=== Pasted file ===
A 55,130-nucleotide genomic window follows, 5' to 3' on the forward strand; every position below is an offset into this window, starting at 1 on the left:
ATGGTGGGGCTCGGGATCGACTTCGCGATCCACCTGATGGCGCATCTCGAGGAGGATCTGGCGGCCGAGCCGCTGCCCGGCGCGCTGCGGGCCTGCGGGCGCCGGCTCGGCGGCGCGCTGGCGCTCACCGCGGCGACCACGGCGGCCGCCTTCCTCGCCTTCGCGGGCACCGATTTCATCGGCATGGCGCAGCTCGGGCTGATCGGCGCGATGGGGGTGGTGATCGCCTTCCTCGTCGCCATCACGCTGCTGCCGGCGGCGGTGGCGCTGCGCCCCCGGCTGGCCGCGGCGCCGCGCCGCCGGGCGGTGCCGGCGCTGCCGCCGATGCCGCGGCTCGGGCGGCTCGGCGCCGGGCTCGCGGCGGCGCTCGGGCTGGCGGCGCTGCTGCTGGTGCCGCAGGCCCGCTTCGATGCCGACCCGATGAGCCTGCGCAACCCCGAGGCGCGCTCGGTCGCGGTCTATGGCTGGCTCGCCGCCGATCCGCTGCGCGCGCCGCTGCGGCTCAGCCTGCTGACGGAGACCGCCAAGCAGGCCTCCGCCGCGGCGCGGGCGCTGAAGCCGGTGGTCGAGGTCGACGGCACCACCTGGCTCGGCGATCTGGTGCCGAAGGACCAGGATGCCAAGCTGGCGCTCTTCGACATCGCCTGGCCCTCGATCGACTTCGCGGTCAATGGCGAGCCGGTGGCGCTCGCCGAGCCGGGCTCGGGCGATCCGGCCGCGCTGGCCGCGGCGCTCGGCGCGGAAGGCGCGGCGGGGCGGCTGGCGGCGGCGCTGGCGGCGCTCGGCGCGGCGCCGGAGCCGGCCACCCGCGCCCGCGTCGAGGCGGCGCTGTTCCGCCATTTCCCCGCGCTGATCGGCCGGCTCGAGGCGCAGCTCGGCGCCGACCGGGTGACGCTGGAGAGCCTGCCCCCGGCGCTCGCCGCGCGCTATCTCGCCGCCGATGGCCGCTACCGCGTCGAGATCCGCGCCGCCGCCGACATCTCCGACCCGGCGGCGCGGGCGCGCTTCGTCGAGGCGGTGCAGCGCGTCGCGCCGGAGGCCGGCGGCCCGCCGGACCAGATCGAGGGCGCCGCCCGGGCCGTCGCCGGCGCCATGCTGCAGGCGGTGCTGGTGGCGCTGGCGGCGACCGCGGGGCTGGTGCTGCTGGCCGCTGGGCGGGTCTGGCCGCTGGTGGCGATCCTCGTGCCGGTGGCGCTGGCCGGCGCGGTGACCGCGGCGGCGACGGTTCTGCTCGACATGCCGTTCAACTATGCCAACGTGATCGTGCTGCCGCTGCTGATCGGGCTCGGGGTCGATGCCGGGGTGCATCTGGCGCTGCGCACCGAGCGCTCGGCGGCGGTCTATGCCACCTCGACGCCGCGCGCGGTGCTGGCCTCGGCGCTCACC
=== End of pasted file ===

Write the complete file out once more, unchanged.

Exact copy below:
A 55,130-nucleotide genomic window follows, 5' to 3' on the forward strand; every position below is an offset into this window, starting at 1 on the left:
ATGGTGGGGCTCGGGATCGACTTCGCGATCCACCTGATGGCGCATCTCGAGGAGGATCTGGCGGCCGAGCCGCTGCCCGGCGCGCTGCGGGCCTGCGGGCGCCGGCTCGGCGGCGCGCTGGCGCTCACCGCGGCGACCACGGCGGCCGCCTTCCTCGCCTTCGCGGGCACCGATTTCATCGGCATGGCGCAGCTCGGGCTGATCGGCGCGATGGGGGTGGTGATCGCCTTCCTCGTCGCCATCACGCTGCTGCCGGCGGCGGTGGCGCTGCGCCCCCGGCTGGCCGCGGCGCCGCGCCGCCGGGCGGTGCCGGCGCTGCCGCCGATGCCGCGGCTCGGGCGGCTCGGCGCCGGGCTCGCGGCGGCGCTCGGGCTGGCGGCGCTGCTGCTGGTGCCGCAGGCCCGCTTCGATGCCGACCCGATGAGCCTGCGCAACCCCGAGGCGCGCTCGGTCGCGGTCTATGGCTGGCTCGCCGCCGATCCGCTGCGCGCGCCGCTGCGGCTCAGCCTGCTGACGGAGACCGCCAAGCAGGCCTCCGCCGCGGCGCGGGCGCTGAAGCCGGTGGTCGAGGTCGACGGCACCACCTGGCTCGGCGATCTGGTGCCGAAGGACCAGGATGCCAAGCTGGCGCTCTTCGACATCGCCTGGCCCTCGATCGACTTCGCGGTCAATGGCGAGCCGGTGGCGCTCGCCGAGCCGGGCTCGGGCGATCCGGCCGCGCTGGCCGCGGCGCTCGGCGCGGAAGGCGCGGCGGGGCGGCTGGCGGCGGCGCTGGCGGCGCTCGGCGCGGCGCCGGAGCCGGCCACCCGCGCCCGCGTCGAGGCGGCGCTGTTCCGCCATTTCCCCGCGCTGATCGGCCGGCTCGAGGCGCAGCTCGGCGCCGACCGGGTGACGCTGGAGAGCCTGCCCCCGGCGCTCGCCGCGCGCTATCTCGCCGCCGATGGCCGCTACCGCGTCGAGATCCGCGCCGCCGCCGACATCTCCGACCCGGCGGCGCGGGCGCGCTTCGTCGAGGCGGTGCAGCGCGTCGCGCCGGAGGCCGGCGGCCCGCCGGACCAGATCGAGGGCGCCGCCCGGGCCGTCGCCGGCGCCATGCTGCAGGCGGTGCTGGTGGCGCTGGCGGCGACCGCGGGGCTGGTGCTGCTGGCCGCTGGGCGGGTCTGGCCGCTGGTGGCGATCCTCGTGCCGGTGGCGCTGGCCGGCGCGGTGACCGCGGCGGCGACGGTTCTGCTCGACATGCCGTTCAACTATGCCAACGTGATCGTGCTGCCGCTGCTGATCGGGCTCGGGGTCGATGCCGGGGTGCATCTGGCGCTGCGCACCGAGCGCTCGGCGGCGGTCTATGCCACCTCGACGCCGCGCGCGGTGCTGGCCTCGGCGCTCACC